I can’t imagine being married to anyone else. He truly is a gift from God.

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Day 17. Today was good. Lots of great conversation. That’s a rarity for this stay-home-mom-of-two. It’s been great to have time to talk and catch up with family and friends. To reminisce about the way things were before husbands and kids; to compare notes about husbands and kids now; to envision what lies ahead.

Much of the conversation with friends centers on church life, church growth, church mission — you get the idea. As people on the path toward full-time pastoral ministry, my husband and I seem to often end up in conversations such as these. It’s like research, but that makes it sound a little shallow or meaningless. I just enjoy the chance to hear from those in church leadership and laity about what is and isn’t working. Maybe by hearing their stories, we can avoid making some mistakes.

Although Phil shares a lot of what he learns in seminary with me, I seldom retain what he tells me. Somewhere between his mouth and my ears, the information is swallowed up in a black hole of housework, child care and sleep deprivation.

Occasionally I can contribute something of what he’s learned, or what we’re learning together as we practice ministry, but most of the time, I just feel like I’m babbling. My husband, on the other hand, has a sponge for a mind. He soaks up what he hears, reads and sees and can squeeze out the appropriate thought at the appropriate time. It’s beautiful.

He would have loved today’s talks. And my account of them won’t do them justice.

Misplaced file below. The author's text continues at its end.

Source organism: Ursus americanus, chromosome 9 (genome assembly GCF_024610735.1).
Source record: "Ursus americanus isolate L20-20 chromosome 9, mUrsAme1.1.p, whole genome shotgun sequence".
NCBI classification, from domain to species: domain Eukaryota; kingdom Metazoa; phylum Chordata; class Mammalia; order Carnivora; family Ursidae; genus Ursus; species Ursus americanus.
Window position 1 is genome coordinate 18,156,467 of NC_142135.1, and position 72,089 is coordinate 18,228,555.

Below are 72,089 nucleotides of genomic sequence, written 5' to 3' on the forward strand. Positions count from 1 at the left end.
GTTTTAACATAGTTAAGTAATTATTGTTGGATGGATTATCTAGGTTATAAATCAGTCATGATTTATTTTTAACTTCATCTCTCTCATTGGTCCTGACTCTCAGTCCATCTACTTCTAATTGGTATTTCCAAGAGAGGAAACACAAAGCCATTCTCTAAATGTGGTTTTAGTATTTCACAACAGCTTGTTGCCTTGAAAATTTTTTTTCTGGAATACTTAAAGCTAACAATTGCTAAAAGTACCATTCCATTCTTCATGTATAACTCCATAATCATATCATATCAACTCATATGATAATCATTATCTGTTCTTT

Soon enough, he’ll be in the conversations. Just a few more days.

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Day 16. Today, I needed my husband’s arms. Not so much for me, but for our five-month-old. The boy would not nap today. I blame teething. And my own inability to sit still for longer than a few minutes. Maybe I should say he would not nap anywhere but in someone’s arms, and I had no patience or desire for that. Nap time is Mommy time, and I selfishly wanted it today. Each time I tried to put my son on a bed or in a pack n’ play, his eyes popped open and he gave me that “Oh, was I sleeping? ‘Cause now I’m not” look. And I just got more and more frustrated. Thankfully, my dad was home from work, so he entertained his grandson for a couple of non-sleeping hours while I took a break then finished fixing dinner.

I could have napped, too. I should have napped, too. But I resisted. And I know if my husband had been here, I could have easily plopped my sleeping son in his lap and let him be the baby sitter during nap time. This is something my husband does well and even enjoys. Especially if he’s not had a lot of time with the children. He can just sit and hold them for as long as it takes. Me? I think of a hundred other things I could, or should, be doing.

And I feel like a bad mother for admitting that, but it’s the truth. Not all “hold me” days are like this for me. Some days, I give in and take a nap, too, or get caught up on a good book.

Not sure why today was different. But we survived another day without a daddy. And found another reason we need him in our lives.